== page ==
The PC as a platform is one, long line stretching from DOS onward, but that line is becoming a bit frayed. Microsoft has revealed that games that still use the old SafeDisc or SecuROM DRM will not work in Windows 10. That means there's a decent number of older disc-based titles that simply won't run on your shiny new Windows PC.
The information was noted in a Rocket Beans interview with Windows Marketing Manager Boris Oliver Schneider-Johne. The interview itself is in German, with a translation coming from our sister site, Rock, Paper, Shotgun.
"Everything that ran in Windows 7 should also run in Windows 10," said Schneider-Johne. "There are just two silly exceptions: antivirus software and stuff that's deeply embedded into the system needs updating – but the developers are on it already – and then there are old games on CD-Rom that have DRM."
"This DRM stuff is also deeply embedded in your system, and that's where Windows 10 says 'sorry, we cannot allow that, because that would be a possible loophole for computer viruses.' That's why there are a couple of games from 2003-2008 with Securom, etc. that simply don't run without a no-CD patch or some such. We can just not support that if it's a possible danger for our users. There are a couple of patches from developers already, and there is stuff like GOG where you'll find versions of those games that work."
Both versions of DRM have long been a source of pain and confusion for legitimate owners of certain PC games. Issues would pop up frequently, preventing players from enjoying games they legally purchased until they jumped through significant hoops or simply downloaded a no-CD crack for the title. SafeDisc hasn't been updated since 2006 and in 2007, the DRM caused Microsoft a great deal of turmoil when it was found an exploit could give a hacker an elevation of privilege and thus, access to your PC. Microsoft patched out the vulnerability later that year.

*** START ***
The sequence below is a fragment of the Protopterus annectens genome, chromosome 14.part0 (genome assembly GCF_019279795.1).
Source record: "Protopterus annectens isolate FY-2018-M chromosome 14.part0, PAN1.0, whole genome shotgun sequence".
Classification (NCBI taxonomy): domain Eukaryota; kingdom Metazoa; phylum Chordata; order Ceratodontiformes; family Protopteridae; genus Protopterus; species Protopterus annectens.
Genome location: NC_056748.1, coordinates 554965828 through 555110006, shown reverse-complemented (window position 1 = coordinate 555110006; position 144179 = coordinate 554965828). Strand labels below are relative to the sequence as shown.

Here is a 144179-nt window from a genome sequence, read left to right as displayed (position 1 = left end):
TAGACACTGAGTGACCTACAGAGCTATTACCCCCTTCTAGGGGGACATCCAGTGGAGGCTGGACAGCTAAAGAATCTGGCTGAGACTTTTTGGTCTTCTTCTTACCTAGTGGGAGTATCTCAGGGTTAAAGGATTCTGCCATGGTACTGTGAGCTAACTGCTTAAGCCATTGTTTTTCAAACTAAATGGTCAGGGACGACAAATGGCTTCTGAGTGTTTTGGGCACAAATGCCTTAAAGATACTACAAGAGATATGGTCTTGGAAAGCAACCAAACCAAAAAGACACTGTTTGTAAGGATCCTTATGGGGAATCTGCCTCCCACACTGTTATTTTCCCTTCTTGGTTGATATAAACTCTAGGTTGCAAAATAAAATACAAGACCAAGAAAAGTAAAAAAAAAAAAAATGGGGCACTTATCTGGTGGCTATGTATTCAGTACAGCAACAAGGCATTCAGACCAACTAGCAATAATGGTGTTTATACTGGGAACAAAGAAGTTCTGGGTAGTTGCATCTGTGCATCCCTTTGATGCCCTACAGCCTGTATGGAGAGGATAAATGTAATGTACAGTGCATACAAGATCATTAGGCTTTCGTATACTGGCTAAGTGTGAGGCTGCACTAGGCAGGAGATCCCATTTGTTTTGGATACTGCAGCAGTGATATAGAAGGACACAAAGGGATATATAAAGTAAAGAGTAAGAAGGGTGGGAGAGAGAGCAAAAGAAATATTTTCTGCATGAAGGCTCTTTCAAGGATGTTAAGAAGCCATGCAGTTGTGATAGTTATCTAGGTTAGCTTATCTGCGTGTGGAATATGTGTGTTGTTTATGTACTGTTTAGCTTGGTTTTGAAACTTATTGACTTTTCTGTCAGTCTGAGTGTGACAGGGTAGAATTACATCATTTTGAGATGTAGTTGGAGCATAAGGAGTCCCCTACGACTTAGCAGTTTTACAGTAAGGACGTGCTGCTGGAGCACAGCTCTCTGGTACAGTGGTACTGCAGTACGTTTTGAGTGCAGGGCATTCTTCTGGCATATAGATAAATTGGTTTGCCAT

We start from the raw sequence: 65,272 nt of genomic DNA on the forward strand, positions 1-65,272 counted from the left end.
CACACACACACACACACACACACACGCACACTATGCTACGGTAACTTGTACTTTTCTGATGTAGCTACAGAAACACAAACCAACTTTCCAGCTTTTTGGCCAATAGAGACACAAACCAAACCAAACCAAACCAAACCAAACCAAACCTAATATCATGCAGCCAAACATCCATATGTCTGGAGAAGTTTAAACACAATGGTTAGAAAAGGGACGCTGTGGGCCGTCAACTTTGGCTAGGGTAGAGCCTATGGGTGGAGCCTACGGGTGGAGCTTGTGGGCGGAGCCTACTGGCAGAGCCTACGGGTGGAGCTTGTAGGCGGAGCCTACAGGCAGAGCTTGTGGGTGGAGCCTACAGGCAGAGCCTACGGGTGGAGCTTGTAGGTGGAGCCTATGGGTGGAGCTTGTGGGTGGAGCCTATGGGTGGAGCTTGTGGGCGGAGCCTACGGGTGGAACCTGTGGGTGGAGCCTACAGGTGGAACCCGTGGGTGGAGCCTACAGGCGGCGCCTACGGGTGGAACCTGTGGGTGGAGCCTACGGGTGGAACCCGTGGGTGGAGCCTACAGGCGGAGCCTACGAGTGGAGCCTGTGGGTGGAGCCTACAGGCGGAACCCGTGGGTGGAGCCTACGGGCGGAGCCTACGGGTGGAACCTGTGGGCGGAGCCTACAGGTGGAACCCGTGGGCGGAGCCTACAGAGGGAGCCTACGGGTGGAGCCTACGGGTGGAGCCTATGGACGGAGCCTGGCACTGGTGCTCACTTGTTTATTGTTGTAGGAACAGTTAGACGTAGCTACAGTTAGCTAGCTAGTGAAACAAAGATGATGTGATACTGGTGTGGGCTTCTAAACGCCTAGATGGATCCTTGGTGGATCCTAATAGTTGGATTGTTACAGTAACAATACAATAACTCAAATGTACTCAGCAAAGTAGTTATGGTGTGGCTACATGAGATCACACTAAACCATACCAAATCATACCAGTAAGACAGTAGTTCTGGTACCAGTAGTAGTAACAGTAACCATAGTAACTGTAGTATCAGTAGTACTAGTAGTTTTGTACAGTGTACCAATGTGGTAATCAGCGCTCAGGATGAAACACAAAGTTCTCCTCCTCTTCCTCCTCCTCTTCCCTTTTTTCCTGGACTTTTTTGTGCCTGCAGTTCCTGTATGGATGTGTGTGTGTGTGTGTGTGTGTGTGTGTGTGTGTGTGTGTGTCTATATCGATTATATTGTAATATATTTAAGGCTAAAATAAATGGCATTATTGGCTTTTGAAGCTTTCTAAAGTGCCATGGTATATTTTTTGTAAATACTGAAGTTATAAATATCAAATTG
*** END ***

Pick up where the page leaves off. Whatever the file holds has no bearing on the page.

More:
SecuROM was used on titles like BioShock, Mass Effect, Spore, and Dragon Age II. With BioShock, the game required online activation and only allowed two activations in total. Spore required online authentication every ten days with only three activations in total. That caused such a furor that a class-action lawsuit was filed against Electronic Arts over the DRM. The Electronic Frontier Foundation still uses the Spore case as an example where DRM limits the fair-use rights of consumers.
Honestly, this is Microsoft putting some of the darkest days of DRM behind it. PC DRM has always been a bit annoying - Hi, Uplay! - but the days of SeruROM and SafeDisc were particularly egregious in that respect. People still object to current DRM implementations like Steamworks, but for many, that DRM at least stays out of your way. Even beyond that, the rise of GOG has provided a great online storefront for DRM-free PC titles.
Will it be harder to play some of these titles? Yes, but that's a problem the publisher has to deal with, or risk fans resorting to the some piracy they were trying to protect against in the first place. Which again is one of the biggest strikes against using DRM.
So this is where I do a little dance about the death of SecuROM and SafeDisc. Hope you'll join me.